However, at the time I was shot down on the grounds that this was not feasible, because code developed by one contractor could not easily be made to talk with that another contractor would develop. Nice idea, Steve, I was told at the time, but it won’t work.
Well, a key piece of news for the ability to improve government IT development is that for the last five years or so, this has no longer been the case. Jeff Bezos at Amazon was an early pioneer of using what became known as application programming interfaces, standardized protocols to allow communication among code developed in different parts of the company, conceptually similar to code developed by different contractors. Combined with continuous integration, where the work of multiple developers is integrated in real time, using multiple contractors on a project has now become very feasible -- though its actual use in government is still in its infancy. Furthermore, much of the existing use of multiple contractors in IT projects involves a sort of parallel play, where developers are working on very different elements of a system, and the code for these different elements is then integrated, rather than a truly competitive environment where different vendors are working on similar things.
In an agile world (which did not exist when I was thinking about this in the 1990s), there is an additional advantage to multiple contractors -- if the approach one is using has run into trouble, and agency can easily switch to another before too much damage is done. It adds to the risk reduction advantages of agile over waterfall development.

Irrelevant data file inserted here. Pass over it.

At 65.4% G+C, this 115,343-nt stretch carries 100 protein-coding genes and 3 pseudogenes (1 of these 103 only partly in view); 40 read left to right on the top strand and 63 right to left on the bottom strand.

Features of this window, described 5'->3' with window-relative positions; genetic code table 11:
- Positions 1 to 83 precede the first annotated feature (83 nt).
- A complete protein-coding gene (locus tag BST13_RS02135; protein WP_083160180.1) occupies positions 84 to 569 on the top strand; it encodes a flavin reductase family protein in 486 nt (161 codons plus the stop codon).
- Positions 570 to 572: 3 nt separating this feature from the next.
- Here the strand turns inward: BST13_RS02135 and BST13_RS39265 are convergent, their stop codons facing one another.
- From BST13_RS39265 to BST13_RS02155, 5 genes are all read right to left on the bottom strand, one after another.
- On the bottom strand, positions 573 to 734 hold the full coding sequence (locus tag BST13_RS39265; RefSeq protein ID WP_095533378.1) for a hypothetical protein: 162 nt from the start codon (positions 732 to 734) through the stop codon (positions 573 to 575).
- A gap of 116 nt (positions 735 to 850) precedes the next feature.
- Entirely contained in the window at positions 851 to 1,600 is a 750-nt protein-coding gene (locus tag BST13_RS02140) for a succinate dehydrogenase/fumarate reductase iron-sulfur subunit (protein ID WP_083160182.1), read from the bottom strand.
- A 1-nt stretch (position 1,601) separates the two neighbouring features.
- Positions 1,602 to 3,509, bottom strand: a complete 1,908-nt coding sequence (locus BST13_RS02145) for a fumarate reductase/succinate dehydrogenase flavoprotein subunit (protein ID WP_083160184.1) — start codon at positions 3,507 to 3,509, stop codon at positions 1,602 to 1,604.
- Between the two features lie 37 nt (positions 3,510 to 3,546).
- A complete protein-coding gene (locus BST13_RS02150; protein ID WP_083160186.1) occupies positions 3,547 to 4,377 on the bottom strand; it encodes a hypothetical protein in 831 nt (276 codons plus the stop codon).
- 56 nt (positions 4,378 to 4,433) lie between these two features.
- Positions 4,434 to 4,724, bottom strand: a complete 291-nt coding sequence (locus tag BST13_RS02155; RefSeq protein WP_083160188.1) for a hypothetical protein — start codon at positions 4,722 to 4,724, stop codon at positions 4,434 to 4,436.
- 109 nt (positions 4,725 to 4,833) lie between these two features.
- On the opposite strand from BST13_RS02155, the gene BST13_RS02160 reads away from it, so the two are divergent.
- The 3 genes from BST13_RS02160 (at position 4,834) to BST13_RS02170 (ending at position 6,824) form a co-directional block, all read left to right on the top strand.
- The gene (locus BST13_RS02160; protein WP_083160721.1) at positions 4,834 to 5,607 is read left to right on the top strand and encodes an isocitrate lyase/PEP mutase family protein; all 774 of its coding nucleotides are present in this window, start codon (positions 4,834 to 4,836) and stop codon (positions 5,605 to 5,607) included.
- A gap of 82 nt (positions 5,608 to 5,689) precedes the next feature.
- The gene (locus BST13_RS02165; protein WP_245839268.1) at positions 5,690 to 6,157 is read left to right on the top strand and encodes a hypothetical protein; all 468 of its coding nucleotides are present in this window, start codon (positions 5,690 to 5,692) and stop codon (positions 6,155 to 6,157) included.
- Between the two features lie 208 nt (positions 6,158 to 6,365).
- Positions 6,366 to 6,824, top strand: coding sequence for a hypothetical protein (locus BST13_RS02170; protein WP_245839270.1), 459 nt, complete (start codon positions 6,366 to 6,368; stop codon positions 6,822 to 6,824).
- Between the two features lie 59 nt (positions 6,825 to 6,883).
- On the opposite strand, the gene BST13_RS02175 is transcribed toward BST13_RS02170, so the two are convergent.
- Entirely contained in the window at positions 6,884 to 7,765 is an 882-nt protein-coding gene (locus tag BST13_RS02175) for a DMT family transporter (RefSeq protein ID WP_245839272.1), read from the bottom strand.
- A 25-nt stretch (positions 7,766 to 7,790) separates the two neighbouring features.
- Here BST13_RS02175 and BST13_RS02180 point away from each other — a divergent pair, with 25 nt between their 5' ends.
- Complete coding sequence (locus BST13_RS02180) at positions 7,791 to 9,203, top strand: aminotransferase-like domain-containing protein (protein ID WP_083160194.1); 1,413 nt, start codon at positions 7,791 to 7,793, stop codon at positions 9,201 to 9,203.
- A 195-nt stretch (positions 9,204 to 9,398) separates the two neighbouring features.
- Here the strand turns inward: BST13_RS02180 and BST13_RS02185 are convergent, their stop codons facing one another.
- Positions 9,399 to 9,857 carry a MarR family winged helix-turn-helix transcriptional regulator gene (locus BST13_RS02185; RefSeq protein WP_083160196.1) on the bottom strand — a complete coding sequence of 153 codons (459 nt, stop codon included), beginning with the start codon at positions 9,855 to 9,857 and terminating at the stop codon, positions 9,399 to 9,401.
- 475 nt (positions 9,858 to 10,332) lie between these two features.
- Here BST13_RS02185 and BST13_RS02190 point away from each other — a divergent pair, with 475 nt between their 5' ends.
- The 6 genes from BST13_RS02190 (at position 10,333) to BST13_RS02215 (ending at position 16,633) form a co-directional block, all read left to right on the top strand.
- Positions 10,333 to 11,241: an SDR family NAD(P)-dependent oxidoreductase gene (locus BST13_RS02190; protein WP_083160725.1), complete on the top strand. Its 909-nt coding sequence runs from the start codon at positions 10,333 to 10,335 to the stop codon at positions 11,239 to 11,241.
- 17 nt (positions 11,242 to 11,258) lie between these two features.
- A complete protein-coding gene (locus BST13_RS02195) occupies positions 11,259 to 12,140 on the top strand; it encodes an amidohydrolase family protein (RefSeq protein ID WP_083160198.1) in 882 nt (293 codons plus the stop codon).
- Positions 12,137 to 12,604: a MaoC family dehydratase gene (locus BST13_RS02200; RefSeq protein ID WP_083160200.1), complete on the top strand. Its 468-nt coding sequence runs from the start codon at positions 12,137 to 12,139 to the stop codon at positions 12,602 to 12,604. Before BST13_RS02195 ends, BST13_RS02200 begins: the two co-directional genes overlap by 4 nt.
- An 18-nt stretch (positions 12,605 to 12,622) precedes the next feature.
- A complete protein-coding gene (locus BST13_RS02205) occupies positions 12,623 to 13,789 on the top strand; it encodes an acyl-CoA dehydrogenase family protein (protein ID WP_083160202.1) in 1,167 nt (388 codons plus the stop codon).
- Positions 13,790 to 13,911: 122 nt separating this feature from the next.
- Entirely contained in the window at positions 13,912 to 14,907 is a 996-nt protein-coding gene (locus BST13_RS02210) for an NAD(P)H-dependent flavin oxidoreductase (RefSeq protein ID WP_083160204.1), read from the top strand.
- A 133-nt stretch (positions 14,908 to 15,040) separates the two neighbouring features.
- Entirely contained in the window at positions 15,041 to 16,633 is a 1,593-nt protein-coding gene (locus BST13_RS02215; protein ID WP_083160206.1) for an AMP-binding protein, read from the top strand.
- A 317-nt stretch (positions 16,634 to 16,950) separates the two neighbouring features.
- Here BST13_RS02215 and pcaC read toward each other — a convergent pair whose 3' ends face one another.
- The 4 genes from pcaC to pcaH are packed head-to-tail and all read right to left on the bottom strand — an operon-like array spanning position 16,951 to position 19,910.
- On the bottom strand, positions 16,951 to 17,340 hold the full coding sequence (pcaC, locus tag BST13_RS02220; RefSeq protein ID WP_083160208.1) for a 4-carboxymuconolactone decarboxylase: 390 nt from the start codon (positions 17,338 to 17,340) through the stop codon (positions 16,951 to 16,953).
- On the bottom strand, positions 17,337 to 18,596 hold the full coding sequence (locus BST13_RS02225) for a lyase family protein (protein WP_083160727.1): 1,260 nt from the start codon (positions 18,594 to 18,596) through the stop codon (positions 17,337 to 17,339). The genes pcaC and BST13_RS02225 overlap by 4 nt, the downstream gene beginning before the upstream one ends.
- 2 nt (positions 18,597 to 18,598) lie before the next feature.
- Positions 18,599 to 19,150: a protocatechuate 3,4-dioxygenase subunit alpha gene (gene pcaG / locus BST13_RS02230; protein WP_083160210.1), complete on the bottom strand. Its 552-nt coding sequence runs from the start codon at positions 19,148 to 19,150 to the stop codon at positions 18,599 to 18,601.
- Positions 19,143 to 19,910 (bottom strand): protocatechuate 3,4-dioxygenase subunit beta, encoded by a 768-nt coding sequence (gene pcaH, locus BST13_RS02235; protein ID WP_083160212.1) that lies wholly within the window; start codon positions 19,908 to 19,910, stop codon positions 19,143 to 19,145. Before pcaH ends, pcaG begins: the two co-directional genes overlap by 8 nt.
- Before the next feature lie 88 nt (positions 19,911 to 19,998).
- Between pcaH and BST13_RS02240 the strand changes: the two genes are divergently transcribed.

Performance and productivity pressures in a multiple award world come from the ability to jigger around the amount of work given each of the multiple award contractors based on their performance in earlier sprints. This is key to what has been done at USCIS, where the agency reassigns among contractors every six months the number of teams assigned to the contract based on earlier performance. (It should be noted that such reassignment is easier for large than small business, because the former have an easier time reassigning staff. The government may need to be more generous about guaranteeing a minimum amount of work in a small business environment.)
The last piece is moving toward a fixed-price environment. The dramatic shortening of the size of chunks of work -- sprints or a suite of sprints -- makes bidding a fixed price much more practical. Uncertainty in an agile environment about what the “requirement” is sets a limit to that: What one can hope for might be a fixed-price level of effort bid, where the government evaluates afterwards how much different contractors accomplished for the fixed price. As a project moves from initial stages and people get more experience with what is going on, actual firm fixed prices for a requirement, particularly for very short sprints, may become more feasible.
Could these approaches, taken together, revolutionize government IT development? To return to the space metaphor, I am hesitant to promise the moon. And many details must still be worked out in practice. But I would really like to see a dialogue about whether we ought to be moving much more in this direction. Comments to this blog, and other forums for engaging this question, are welcome.
Posted by Steve Kelman on Jan 09, 2017 at 6:15 AM